International Women’s Day – 8 March 2021
As an equal opportunities employer, SCAPE is supporting International Women's Day (IWD) 2021 by recognising and celebrating the work and achievements of our female employees. Our industry is still largely male-dominated, with a prevalent gender gap, but we’re committed to playing our part in addressing this.
We asked our female employees to share a picture of themselves striking the IWD 2021 campaign theme #ChooseToChallenge hand-up pose, along with an anonymous quote to reflect moments of challenge or achievements that they’ve experienced during their careers.
We received many inspiring quotes and proud pictures of our female employees with their hand high showing their commitment to #ChoosetoChallenge inequality, calling out bias, questioning stereotypes, and helping to forge an inclusive world!
Alison Ramsey, Team SCAPE's social value and performance manager, shares an amazing and inspiring story about her grandmother, a machinist at Ford’s Motor Company in Dagenham.
“Many of us have role models. It could be someone known to us that we want to make proud, or a public figure that we admire. For me, it’s a little lady called Alice. You won’t have heard of her, or recognise her, but she contributed to improving the working life of every woman in the UK.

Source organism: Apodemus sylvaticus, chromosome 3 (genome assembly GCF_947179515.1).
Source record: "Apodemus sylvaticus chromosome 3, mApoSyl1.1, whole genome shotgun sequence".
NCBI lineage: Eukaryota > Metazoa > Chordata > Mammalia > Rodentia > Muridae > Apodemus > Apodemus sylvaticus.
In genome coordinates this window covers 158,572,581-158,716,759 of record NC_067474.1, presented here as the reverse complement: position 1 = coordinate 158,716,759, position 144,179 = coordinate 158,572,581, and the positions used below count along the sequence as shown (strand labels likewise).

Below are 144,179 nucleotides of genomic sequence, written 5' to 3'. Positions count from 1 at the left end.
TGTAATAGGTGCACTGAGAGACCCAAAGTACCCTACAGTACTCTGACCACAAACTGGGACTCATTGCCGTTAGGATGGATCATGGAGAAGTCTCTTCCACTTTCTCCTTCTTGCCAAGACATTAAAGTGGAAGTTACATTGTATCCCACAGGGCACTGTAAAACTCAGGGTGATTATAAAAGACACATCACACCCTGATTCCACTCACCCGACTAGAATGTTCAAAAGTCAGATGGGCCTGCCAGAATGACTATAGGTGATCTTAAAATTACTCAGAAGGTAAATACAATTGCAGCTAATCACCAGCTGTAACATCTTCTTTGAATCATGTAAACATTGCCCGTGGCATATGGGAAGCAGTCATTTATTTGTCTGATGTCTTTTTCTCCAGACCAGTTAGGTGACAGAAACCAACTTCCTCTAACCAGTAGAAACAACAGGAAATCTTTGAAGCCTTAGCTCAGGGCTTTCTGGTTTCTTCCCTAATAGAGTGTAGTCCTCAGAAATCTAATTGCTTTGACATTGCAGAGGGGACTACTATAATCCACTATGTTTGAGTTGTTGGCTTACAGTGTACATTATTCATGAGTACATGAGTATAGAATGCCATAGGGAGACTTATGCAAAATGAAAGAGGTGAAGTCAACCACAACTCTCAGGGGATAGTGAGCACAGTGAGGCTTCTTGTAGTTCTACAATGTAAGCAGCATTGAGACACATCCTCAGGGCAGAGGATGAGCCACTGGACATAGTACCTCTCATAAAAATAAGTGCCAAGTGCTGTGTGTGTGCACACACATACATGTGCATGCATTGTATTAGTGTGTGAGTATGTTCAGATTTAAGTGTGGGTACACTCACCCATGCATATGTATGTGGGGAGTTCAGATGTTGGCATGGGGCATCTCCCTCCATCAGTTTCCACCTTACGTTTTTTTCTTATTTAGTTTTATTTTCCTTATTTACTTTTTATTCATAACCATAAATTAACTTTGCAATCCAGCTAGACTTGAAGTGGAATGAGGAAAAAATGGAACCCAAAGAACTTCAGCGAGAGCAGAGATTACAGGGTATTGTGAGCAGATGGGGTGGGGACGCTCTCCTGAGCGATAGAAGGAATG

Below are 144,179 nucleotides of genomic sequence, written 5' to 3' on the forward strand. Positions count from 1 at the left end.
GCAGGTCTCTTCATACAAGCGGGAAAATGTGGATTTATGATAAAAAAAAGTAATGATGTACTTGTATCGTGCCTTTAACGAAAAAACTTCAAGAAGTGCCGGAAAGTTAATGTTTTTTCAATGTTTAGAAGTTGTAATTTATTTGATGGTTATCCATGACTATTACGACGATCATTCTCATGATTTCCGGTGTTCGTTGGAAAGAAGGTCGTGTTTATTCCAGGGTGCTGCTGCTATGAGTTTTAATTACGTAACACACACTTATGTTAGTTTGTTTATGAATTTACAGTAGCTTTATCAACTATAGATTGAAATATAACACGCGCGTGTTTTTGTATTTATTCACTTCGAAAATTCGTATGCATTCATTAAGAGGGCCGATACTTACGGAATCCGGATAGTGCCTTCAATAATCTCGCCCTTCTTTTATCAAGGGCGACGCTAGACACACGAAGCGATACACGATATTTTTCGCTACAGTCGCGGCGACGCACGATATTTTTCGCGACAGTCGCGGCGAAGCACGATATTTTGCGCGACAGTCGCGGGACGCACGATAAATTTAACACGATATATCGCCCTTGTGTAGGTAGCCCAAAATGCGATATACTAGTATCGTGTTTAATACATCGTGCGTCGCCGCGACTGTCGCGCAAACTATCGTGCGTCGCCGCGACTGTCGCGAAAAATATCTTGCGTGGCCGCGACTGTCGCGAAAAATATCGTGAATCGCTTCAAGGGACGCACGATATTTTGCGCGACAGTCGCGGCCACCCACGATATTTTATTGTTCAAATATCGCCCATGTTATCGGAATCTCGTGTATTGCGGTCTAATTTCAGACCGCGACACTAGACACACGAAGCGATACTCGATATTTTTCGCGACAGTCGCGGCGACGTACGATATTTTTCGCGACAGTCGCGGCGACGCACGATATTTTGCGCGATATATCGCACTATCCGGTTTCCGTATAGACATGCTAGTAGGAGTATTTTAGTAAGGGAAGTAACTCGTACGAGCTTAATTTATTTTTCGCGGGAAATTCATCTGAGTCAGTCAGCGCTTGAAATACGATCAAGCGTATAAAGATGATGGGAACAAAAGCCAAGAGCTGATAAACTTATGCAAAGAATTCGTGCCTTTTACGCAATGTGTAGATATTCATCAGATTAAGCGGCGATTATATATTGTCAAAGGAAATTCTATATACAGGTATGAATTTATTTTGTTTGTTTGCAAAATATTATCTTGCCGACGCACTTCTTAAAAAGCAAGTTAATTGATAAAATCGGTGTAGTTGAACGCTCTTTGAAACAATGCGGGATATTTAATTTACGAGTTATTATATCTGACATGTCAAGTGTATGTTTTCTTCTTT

She wasn’t some powerful CEO, politician or wealthy business leader. She was a humble sewing machinist who, in the 1960s, made car seat covers at Ford’s Motor Company in Dagenham. She and her fellow machinists felt unfairly treated as, despite having to pass a test to gain employment, their roles were classed as “unskilled” and paid 15% less than their male colleagues in equivalent roles.
In 1968, after years of battling for recognition, these 187 women felt they had no alternative but to take strike action, despite the hardship this would mean to them and their families. With no seat covers being produced, cars couldn’t be completed and soon the entire factory was brought to a halt, but Fords still didn’t relent. The men were laid off, many of them husbands or fathers of the striking women, adding to the financial hardship. Ultimately, the Secretary of State for Employment, Barbara Castle, intervened and the women returned to work with their pay increased to 92% of the male rate, instead of the 85% they were receiving before.
A small victory, you may think. But, inspired by the example of the machinists, a movement started which led to the Equal Pay Act 1970. Coming into force in 1975, this Act for the first time prohibited inequality in Britain in terms of pay and conditions of employment.
Alice was my grandmother, who I’m immensely proud of. Her story shows that anyone can make a difference to the lives of those around them and even to those that come years after them. Her tenacity and achievement inspire me in my work”.
Alice's story is just one amazing example of how women have challenged inequality, with inspirational results.
How do you #ChooseToChallenge?
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